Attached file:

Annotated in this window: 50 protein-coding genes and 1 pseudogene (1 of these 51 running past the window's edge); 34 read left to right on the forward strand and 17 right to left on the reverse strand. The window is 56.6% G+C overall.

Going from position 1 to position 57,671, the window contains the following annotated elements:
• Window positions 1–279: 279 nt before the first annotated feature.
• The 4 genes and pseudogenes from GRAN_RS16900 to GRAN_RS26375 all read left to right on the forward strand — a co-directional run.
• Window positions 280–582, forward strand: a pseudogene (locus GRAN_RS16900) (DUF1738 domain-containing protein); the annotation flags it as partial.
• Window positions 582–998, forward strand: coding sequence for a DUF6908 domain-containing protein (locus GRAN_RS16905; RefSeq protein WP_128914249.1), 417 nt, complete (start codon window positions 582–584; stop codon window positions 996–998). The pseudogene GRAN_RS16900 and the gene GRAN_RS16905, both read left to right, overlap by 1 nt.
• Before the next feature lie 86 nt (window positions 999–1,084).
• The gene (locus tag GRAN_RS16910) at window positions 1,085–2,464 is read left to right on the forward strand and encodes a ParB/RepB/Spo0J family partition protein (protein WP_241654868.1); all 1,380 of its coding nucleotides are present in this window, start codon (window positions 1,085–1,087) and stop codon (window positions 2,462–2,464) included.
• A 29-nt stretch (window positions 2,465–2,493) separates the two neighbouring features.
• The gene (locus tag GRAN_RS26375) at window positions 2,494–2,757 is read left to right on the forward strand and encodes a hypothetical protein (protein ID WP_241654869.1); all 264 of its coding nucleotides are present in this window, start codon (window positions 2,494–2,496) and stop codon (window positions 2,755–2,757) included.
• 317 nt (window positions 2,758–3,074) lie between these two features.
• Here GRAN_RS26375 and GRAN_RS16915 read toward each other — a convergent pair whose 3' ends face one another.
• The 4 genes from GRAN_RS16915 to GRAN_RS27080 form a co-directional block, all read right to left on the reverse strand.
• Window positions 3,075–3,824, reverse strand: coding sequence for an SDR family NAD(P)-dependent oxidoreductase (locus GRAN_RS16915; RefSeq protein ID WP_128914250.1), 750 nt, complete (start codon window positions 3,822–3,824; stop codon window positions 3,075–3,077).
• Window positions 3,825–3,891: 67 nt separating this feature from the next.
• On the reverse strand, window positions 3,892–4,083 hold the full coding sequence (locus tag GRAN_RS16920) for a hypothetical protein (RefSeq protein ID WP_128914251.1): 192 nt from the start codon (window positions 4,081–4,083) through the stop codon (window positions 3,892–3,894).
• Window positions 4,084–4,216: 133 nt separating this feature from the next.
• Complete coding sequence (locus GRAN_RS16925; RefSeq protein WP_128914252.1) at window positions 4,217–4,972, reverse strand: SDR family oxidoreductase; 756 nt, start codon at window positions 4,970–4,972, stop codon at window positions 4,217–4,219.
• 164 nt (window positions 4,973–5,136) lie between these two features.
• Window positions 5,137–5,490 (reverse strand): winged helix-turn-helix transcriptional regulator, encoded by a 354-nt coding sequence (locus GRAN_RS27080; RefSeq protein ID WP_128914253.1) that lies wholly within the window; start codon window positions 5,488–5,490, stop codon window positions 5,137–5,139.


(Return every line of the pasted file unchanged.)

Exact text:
Annotated in this window: 50 protein-coding genes and 1 pseudogene (1 of these 51 running past the window's edge); 34 read left to right on the forward strand and 17 right to left on the reverse strand. The window is 56.6% G+C overall.

Going from position 1 to position 57,671, the window contains the following annotated elements:
• Window positions 1–279: 279 nt before the first annotated feature.
• The 4 genes and pseudogenes from GRAN_RS16900 to GRAN_RS26375 all read left to right on the forward strand — a co-directional run.
• Window positions 280–582, forward strand: a pseudogene (locus GRAN_RS16900) (DUF1738 domain-containing protein); the annotation flags it as partial.
• Window positions 582–998, forward strand: coding sequence for a DUF6908 domain-containing protein (locus GRAN_RS16905; RefSeq protein WP_128914249.1), 417 nt, complete (start codon window positions 582–584; stop codon window positions 996–998). The pseudogene GRAN_RS16900 and the gene GRAN_RS16905, both read left to right, overlap by 1 nt.
• Before the next feature lie 86 nt (window positions 999–1,084).
• The gene (locus tag GRAN_RS16910) at window positions 1,085–2,464 is read left to right on the forward strand and encodes a ParB/RepB/Spo0J family partition protein (protein WP_241654868.1); all 1,380 of its coding nucleotides are present in this window, start codon (window positions 1,085–1,087) and stop codon (window positions 2,462–2,464) included.
• A 29-nt stretch (window positions 2,465–2,493) separates the two neighbouring features.
• The gene (locus tag GRAN_RS26375) at window positions 2,494–2,757 is read left to right on the forward strand and encodes a hypothetical protein (protein ID WP_241654869.1); all 264 of its coding nucleotides are present in this window, start codon (window positions 2,494–2,496) and stop codon (window positions 2,755–2,757) included.
• 317 nt (window positions 2,758–3,074) lie between these two features.
• Here GRAN_RS26375 and GRAN_RS16915 read toward each other — a convergent pair whose 3' ends face one another.
• The 4 genes from GRAN_RS16915 to GRAN_RS27080 form a co-directional block, all read right to left on the reverse strand.
• Window positions 3,075–3,824, reverse strand: coding sequence for an SDR family NAD(P)-dependent oxidoreductase (locus GRAN_RS16915; RefSeq protein ID WP_128914250.1), 750 nt, complete (start codon window positions 3,822–3,824; stop codon window positions 3,075–3,077).
• Window positions 3,825–3,891: 67 nt separating this feature from the next.
• On the reverse strand, window positions 3,892–4,083 hold the full coding sequence (locus tag GRAN_RS16920) for a hypothetical protein (RefSeq protein ID WP_128914251.1): 192 nt from the start codon (window positions 4,081–4,083) through the stop codon (window positions 3,892–3,894).
• Window positions 4,084–4,216: 133 nt separating this feature from the next.
• Complete coding sequence (locus GRAN_RS16925; RefSeq protein WP_128914252.1) at window positions 4,217–4,972, reverse strand: SDR family oxidoreductase; 756 nt, start codon at window positions 4,970–4,972, stop codon at window positions 4,217–4,219.
• 164 nt (window positions 4,973–5,136) lie between these two features.
• Window positions 5,137–5,490 (reverse strand): winged helix-turn-helix transcriptional regulator, encoded by a 354-nt coding sequence (locus GRAN_RS27080; RefSeq protein ID WP_128914253.1) that lies wholly within the window; start codon window positions 5,488–5,490, stop codon window positions 5,137–5,139.